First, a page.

Some time ago, I had what I thought was a great plot for a science-fiction novel, only for it to turn up in Terminator 3. Today, I am feeling equally miffed in that the Australian philosopher Peter Singer has pre-empted me on a blog post in which I was planning to ask, “Why should atheists have children?”
The lead to Singer’s article came from the Anglican Mainstream site, which points to a comment on Singer’s post, which can itself be found on the New York Times blog site. It is the last of these which you should really read.
Singer is a truly radical thinker, with (as I argued in my debate with Richard Norman on whether we can be good without God) a much better grasp of the philosophical implications of atheism than someone like Richard Dawkins. To some people he is known as an advocate of ‘animal rights’, but that is not least because he views human beings as another species of animal, and therefore is willing to extend the same moral principles as apply to humans to the rest of the animal kingdom.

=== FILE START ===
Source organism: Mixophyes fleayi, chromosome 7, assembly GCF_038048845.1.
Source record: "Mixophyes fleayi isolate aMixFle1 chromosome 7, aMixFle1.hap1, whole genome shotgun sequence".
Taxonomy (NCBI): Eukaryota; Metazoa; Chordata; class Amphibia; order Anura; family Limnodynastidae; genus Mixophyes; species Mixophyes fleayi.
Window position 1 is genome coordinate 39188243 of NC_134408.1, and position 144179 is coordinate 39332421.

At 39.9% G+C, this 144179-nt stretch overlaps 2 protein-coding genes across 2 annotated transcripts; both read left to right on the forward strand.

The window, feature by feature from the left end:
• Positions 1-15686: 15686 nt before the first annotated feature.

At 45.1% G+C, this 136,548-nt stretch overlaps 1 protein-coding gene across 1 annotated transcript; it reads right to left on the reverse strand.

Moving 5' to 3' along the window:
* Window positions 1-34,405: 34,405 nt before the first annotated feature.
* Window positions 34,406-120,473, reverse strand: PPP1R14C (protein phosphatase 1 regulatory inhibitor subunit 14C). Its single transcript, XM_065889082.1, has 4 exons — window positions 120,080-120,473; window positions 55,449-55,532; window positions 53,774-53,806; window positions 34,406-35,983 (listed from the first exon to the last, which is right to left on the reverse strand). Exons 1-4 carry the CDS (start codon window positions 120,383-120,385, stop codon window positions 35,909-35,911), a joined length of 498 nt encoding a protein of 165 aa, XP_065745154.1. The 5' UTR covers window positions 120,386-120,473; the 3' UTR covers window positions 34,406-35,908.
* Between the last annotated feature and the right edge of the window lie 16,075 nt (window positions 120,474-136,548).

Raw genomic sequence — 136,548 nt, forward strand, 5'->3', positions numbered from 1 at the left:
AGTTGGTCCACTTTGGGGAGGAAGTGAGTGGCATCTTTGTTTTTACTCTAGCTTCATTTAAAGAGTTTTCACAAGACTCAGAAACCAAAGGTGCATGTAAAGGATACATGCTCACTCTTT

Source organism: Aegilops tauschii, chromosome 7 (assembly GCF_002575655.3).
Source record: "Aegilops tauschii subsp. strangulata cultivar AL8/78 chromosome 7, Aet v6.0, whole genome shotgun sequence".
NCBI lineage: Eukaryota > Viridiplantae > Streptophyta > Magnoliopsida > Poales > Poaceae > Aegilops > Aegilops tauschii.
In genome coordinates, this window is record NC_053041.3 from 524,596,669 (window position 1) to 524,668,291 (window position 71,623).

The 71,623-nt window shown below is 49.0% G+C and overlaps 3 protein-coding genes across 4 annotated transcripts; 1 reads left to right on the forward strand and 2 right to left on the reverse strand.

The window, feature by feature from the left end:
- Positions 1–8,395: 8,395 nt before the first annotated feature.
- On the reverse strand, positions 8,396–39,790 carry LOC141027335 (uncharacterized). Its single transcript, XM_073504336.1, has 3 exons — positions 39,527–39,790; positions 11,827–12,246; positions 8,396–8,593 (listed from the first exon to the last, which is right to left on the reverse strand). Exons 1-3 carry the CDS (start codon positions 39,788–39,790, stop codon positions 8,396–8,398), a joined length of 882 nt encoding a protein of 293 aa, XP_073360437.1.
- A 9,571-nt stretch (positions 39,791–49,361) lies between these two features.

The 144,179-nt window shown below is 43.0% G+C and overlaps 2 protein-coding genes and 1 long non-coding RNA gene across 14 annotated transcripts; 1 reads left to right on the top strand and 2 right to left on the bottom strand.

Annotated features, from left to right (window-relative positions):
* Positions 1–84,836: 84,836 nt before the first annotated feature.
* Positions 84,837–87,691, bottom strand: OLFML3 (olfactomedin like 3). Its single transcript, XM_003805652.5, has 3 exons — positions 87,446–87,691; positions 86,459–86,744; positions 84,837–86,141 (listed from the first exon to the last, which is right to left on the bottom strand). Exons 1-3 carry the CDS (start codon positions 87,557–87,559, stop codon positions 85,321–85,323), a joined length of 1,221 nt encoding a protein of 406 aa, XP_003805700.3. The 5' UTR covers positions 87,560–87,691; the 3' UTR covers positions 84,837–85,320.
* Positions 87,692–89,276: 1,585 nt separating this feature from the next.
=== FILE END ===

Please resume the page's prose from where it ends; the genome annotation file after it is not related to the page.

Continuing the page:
At the forefront of Singer’s thinking is the question of suffering and its avoidance. In simplistic terms, he is a ‘utilitarian’, evaluating actions overall by their outcomes in terms of bringing about the best of situations for the most of sentient organisms.
In his blog article, therefore, he pushes this thinking to examine a question which I am surprised has not been given greater prominence before, namely, given the inevitably limited quality of all human life, would it not be better, now that we know there is nothing more than this life and have the ability to control our reproductive capacity, simply to make sure that this is the last generation of human beings?
He is prompted to ask this, however, by the publication of a work by a South African philosopher David Benatar — someone of whom I admit to never having heard, but whom Singer describes as “the author of a fine book with an arresting title: ‘Better Never to Have Been: The Harm of Coming into Existence.’”